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Inside the Studio: Is seeing really believing?

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I often get asked about the difference between analogue and digital or working ‘in the box’ opposed to using external signal processing.

For those of you without any background in music production ‘in the box’ means doing all of your editing with a piece of software, otherwise known as a DAW (Digital Audio Workstation) that is installed on your computer instead of using external analogue gear.

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There seems to be a common misconception that analogue sounds better than digital but the fact is that you can get great sound out of both and the main difference between the two is in the workflow.

When you produce music on a digital system (i.e a laptop with Logic installed on it) your decisions are heavily influenced by the visual feedbacks your software is showing on the screen.

These visual feedbacks can sometimes trick you in to thinking that you are hearing changes in the material when in fact nothing has changed. One example that I’ve experienced a few times is hearing a specific channel (piano for example) getting louder whilst moving a fader up or down and later realising that I’ve been moving the wrong fader and the signal I was monitoring did not change at all!

This mind trick is related to the McGurk effect which demonstrates the interaction between hearing and vision and how our brain can misinterpret visual feedback into sound that doesn’t really exist, you can watch this video to understand more about the McGurk effect:

Working with analogue gear is very different.  For starters, because there is often no screen you have to listen for changes instead of relying on visual feedback.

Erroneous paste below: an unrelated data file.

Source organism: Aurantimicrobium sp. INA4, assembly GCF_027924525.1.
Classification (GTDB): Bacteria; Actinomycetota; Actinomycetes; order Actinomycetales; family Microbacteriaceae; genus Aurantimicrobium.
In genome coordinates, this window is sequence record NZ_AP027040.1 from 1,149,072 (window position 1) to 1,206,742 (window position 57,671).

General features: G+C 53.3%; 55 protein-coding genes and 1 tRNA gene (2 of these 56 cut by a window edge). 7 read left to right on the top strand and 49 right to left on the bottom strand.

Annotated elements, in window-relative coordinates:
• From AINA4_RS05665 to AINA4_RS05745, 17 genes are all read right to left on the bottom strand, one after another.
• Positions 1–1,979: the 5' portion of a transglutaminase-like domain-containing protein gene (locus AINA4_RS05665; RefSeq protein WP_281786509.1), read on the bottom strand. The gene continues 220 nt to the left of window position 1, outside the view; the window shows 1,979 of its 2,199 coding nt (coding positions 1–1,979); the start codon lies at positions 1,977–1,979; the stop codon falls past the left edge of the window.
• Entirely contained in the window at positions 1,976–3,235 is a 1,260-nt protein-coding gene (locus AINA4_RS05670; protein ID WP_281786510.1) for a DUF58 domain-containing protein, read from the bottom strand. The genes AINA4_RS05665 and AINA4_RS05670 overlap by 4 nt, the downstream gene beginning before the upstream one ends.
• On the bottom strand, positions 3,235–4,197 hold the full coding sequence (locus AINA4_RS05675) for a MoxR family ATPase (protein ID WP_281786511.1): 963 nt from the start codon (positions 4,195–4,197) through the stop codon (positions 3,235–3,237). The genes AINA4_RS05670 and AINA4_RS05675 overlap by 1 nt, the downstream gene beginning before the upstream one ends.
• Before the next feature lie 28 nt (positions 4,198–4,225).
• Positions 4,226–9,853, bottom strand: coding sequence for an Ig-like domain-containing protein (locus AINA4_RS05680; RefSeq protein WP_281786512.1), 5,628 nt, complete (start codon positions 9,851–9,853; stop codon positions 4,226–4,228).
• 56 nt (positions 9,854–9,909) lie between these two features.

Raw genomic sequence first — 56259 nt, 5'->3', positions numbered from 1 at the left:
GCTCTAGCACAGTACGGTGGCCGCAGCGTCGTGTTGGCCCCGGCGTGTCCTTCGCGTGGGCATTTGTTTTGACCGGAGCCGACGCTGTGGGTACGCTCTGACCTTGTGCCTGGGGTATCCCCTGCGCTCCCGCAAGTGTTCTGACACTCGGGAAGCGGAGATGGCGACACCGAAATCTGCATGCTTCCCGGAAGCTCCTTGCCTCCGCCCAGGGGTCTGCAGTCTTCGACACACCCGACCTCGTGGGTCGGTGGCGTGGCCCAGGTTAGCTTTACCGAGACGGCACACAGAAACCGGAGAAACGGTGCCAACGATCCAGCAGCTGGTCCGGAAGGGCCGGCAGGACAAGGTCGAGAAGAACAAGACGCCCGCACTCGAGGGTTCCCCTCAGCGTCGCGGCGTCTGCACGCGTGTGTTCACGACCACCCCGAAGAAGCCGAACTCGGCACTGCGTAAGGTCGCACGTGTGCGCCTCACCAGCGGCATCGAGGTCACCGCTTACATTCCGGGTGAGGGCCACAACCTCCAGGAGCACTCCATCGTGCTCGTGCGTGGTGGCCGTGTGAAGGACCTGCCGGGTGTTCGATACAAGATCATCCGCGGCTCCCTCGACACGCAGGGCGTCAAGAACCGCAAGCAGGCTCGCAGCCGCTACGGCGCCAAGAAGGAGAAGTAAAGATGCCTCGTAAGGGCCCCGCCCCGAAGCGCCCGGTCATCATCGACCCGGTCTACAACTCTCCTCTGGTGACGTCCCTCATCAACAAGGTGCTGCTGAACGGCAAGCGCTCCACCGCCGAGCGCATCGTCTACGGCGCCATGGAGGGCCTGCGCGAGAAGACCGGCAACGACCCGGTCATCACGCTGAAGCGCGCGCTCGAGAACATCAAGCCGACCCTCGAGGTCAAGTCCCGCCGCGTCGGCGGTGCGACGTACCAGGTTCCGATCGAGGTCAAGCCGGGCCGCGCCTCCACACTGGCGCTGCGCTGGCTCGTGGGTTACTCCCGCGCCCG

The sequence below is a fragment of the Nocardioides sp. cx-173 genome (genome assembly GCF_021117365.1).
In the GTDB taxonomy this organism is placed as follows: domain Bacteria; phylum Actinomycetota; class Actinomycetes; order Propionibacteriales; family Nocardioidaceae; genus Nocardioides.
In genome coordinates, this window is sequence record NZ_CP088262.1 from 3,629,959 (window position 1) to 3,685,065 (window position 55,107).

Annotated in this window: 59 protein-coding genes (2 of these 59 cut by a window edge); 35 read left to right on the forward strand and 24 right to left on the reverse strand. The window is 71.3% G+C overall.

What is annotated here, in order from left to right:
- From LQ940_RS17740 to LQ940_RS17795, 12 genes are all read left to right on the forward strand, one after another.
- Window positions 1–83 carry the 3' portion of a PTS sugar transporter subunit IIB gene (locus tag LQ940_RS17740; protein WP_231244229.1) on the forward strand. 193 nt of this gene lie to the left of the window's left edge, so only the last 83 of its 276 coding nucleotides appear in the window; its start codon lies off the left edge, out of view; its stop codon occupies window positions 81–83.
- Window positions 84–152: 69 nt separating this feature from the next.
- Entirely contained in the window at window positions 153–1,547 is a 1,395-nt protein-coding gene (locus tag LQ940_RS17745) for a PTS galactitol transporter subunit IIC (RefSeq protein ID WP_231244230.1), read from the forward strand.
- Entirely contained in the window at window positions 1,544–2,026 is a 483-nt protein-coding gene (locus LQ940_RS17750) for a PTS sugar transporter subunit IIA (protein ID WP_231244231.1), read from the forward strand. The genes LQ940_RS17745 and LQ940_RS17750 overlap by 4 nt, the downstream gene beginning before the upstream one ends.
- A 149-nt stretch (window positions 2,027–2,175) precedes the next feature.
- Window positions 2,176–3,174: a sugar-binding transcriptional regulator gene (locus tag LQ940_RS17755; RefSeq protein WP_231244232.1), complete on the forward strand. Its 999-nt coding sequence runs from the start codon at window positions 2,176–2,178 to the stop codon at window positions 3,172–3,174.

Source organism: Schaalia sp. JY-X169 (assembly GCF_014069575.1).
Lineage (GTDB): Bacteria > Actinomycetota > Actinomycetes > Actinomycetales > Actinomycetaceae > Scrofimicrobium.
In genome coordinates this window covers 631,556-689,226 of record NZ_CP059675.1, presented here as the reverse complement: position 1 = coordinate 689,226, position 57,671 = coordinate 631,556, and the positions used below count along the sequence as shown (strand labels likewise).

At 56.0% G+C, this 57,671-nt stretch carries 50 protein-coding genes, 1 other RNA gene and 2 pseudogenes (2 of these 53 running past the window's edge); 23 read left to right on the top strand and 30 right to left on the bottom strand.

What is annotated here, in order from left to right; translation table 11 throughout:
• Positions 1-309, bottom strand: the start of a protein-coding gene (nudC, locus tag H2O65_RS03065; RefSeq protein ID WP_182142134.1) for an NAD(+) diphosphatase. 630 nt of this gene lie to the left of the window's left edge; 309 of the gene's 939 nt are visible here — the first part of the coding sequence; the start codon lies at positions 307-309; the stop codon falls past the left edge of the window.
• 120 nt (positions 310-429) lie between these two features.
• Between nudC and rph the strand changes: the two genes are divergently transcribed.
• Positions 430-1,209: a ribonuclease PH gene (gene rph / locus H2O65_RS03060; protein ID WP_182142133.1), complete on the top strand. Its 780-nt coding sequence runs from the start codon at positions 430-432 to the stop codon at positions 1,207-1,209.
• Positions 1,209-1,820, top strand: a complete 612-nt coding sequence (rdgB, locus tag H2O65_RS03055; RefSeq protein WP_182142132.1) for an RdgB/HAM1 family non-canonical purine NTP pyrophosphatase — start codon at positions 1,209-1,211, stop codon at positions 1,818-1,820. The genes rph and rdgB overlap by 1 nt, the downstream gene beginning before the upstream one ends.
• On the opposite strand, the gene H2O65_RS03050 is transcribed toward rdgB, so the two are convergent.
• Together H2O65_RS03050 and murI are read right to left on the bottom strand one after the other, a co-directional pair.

Another difference is the comfort element – on an analogue system every parameter has its own physical knob which you can fine tune using your fingers, which personally I find  much more comfortable than using a mouse.

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It is clear that modern technology keeps making the process of music production easier and more affordable. With the use of recently developed audio apps, musicians and engineers don’t even need to use their ears in order tune their instruments, kill feedback loops coming out of a PA system or even decide on where to position the microphones when recording.

One has to ask the question whether these new methods of music production come at a price? In my opinion these new technological twists take the focus away from using your ears and hinder the development of the listening skills that are crucial for anyone interested in having a career in music production.

To summarise, there is really no problem with the sound of modern digital systems, but only with the way people are using and relying on them to make music.

In my opinion making music is much more fun and natural with a hands-on approach that allows you to really listen without staring at a screen and insisting on getting everything  ‘just right’. Sometimes what is right on screen, isn’t what sounds right.

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Guest post by: Idan Altman – Owner of Altman Audio Services – Visit their:

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Founder & General Manager

Manager and Co-Editor of @holdupmedia. I'm constantly trying to break up with my computer but never quite succeed. Feel free to get in touch with me at jack@holdupnow.com for any coverage requests, collaboration ideas or anything else you fancy.

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